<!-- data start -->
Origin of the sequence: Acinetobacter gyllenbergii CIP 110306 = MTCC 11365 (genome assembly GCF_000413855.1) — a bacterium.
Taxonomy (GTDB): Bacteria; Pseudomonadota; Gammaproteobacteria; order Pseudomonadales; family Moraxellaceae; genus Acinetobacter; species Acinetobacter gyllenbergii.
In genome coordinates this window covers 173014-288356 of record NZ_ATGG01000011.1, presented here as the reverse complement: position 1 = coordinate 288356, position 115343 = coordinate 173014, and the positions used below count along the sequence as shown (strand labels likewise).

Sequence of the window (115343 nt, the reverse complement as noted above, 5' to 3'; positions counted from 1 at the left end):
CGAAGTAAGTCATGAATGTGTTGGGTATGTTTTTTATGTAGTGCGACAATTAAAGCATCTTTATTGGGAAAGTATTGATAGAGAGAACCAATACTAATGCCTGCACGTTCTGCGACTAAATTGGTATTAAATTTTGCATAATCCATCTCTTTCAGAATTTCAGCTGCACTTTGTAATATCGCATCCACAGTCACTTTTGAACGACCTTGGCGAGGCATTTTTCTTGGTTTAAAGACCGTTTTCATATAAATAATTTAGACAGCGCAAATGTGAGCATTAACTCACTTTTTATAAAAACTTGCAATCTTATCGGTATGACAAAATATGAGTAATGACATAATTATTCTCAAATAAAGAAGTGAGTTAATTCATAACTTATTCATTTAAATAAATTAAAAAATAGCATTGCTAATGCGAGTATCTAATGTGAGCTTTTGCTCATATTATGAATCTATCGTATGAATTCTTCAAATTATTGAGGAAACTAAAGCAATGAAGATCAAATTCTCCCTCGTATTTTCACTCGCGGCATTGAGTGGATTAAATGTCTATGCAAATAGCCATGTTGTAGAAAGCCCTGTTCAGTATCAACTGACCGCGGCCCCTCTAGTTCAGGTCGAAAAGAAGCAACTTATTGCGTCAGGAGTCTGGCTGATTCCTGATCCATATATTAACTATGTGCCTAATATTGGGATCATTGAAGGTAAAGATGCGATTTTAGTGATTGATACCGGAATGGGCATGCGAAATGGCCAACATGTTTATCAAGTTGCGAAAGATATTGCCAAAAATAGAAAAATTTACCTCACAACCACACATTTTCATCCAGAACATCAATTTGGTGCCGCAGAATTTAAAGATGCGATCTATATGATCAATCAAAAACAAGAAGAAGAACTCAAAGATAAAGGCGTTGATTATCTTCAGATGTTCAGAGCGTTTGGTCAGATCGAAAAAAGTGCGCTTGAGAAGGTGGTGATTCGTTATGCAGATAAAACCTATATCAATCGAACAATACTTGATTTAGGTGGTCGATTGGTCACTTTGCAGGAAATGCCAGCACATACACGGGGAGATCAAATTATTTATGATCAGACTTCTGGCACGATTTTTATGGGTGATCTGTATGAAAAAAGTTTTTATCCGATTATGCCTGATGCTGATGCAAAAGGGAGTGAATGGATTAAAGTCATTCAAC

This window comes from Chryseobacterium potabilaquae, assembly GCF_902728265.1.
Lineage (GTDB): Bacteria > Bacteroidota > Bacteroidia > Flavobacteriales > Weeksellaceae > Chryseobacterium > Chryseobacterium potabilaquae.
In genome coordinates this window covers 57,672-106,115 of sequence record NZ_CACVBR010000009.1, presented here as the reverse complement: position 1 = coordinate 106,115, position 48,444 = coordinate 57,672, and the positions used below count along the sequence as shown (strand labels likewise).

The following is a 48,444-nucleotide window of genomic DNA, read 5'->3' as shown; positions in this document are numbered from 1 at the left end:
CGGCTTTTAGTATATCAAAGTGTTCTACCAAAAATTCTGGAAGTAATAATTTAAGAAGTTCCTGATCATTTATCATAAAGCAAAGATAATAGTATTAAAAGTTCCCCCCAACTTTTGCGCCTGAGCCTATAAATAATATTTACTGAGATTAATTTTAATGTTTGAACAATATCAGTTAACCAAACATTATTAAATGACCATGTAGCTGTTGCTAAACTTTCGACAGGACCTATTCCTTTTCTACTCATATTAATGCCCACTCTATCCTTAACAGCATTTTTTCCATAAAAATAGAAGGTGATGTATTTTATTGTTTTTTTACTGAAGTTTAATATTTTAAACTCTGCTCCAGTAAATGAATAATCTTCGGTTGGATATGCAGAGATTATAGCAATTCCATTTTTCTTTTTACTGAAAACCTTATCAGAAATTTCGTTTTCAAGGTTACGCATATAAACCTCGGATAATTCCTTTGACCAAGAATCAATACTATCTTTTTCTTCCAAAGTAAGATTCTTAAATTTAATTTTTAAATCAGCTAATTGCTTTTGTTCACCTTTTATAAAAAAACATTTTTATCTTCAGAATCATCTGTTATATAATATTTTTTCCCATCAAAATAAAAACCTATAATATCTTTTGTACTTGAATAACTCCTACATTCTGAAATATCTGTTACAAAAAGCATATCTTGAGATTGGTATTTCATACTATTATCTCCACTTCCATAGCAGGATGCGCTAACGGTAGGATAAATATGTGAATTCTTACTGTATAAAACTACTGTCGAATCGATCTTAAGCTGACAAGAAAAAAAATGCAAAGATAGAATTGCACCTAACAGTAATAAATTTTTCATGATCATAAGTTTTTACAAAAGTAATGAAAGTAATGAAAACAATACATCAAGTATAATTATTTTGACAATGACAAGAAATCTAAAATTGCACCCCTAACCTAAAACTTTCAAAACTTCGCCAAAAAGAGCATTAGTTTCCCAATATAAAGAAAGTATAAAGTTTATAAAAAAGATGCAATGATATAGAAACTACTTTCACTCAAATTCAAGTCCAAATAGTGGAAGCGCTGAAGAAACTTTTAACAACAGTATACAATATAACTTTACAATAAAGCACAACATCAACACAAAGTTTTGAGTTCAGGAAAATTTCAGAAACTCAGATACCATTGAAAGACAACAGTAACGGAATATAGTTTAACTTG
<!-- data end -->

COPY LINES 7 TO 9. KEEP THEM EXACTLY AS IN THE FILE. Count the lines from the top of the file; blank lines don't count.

Lineage (GTDB): Bacteria > Bacteroidota > Bacteroidia > Flavobacteriales > Weeksellaceae > Chryseobacterium > Chryseobacterium potabilaquae.
In genome coordinates this window covers 57,672-106,115 of sequence record NZ_CACVBR010000009.1, presented here as the reverse complement: position 1 = coordinate 106,115, position 48,444 = coordinate 57,672, and the positions used below count along the sequence as shown (strand labels likewise).

The following is a 48,444-nucleotide window of genomic DNA, read 5'->3' as shown; positions in this document are numbered from 1 at the left end: